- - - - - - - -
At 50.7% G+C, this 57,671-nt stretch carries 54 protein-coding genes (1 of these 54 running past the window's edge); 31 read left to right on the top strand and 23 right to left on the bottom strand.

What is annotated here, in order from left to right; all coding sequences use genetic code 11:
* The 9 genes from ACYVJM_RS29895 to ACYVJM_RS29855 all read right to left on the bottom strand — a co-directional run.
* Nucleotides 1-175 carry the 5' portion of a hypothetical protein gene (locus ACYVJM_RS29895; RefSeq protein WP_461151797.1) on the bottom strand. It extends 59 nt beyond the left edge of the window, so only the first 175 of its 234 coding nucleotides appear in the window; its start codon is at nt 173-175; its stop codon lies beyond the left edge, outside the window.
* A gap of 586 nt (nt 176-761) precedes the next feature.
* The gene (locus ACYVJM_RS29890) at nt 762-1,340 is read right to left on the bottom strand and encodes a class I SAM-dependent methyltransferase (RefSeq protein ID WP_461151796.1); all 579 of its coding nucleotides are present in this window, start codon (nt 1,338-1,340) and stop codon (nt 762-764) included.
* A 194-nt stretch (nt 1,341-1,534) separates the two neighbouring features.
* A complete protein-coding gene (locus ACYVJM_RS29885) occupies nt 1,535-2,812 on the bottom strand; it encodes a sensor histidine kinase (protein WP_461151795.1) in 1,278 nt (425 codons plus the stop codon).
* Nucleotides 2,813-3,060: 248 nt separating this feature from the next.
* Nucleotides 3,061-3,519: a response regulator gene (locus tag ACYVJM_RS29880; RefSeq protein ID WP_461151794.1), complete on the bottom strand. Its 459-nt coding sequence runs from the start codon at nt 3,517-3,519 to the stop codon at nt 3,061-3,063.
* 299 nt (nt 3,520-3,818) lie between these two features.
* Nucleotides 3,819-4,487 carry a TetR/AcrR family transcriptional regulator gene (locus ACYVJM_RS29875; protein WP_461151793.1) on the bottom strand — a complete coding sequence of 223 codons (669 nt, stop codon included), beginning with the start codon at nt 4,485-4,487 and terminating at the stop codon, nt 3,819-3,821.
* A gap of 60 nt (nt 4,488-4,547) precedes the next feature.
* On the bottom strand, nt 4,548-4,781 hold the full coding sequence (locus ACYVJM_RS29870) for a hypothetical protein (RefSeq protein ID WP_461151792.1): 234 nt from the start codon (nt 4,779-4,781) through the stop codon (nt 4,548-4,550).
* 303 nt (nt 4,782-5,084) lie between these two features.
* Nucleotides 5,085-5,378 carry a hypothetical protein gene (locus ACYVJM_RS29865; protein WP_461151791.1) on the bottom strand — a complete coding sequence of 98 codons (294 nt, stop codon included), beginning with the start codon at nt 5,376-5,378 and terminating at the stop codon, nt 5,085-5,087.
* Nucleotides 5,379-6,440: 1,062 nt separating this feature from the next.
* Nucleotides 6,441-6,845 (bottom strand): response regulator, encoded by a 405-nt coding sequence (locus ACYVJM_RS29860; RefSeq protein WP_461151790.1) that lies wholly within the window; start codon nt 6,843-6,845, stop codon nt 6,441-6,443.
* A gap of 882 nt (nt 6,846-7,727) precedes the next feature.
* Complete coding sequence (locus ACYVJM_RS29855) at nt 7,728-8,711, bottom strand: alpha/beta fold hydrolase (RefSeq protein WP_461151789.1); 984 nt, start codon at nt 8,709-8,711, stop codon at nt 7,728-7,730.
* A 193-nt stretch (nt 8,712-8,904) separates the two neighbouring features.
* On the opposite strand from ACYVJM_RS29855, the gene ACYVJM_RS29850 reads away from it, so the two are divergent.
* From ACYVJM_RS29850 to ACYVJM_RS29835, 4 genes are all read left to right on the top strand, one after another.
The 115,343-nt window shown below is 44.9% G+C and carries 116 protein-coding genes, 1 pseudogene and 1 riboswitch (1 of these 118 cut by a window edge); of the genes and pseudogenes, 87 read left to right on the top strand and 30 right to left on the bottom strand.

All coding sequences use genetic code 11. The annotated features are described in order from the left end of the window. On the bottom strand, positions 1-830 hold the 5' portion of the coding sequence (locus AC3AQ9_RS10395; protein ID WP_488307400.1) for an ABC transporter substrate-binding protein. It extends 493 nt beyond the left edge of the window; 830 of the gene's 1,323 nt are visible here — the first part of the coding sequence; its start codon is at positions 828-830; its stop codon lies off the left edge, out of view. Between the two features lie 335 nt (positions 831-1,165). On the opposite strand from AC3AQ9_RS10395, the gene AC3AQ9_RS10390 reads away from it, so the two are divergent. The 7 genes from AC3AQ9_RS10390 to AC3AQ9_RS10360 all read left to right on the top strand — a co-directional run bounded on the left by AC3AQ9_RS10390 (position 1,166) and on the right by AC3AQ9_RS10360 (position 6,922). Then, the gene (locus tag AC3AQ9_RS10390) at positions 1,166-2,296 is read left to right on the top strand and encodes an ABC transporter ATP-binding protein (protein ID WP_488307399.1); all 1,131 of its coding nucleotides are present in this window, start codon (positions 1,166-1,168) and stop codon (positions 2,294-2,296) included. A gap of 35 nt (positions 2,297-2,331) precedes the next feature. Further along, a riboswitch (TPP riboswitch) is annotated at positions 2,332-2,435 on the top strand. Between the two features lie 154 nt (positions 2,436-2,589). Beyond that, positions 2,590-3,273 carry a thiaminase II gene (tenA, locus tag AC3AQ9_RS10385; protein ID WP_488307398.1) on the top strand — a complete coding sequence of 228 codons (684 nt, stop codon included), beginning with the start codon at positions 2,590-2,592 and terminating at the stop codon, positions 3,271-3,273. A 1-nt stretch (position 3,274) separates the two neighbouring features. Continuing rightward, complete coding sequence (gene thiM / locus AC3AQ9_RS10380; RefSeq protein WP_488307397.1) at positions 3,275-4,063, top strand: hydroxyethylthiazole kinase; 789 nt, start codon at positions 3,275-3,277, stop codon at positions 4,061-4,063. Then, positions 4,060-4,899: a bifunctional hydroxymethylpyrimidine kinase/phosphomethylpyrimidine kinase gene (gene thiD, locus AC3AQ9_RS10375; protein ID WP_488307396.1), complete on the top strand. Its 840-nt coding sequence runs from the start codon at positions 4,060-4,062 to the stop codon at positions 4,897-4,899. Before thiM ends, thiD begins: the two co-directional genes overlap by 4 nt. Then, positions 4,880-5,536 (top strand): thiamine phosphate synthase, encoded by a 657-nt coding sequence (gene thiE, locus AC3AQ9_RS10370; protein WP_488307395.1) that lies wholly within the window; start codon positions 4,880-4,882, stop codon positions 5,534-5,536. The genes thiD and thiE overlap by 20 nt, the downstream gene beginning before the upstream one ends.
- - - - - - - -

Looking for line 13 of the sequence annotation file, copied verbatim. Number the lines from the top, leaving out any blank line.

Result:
* A gap of 60 nt (nt 4,488-4,547) precedes the next feature.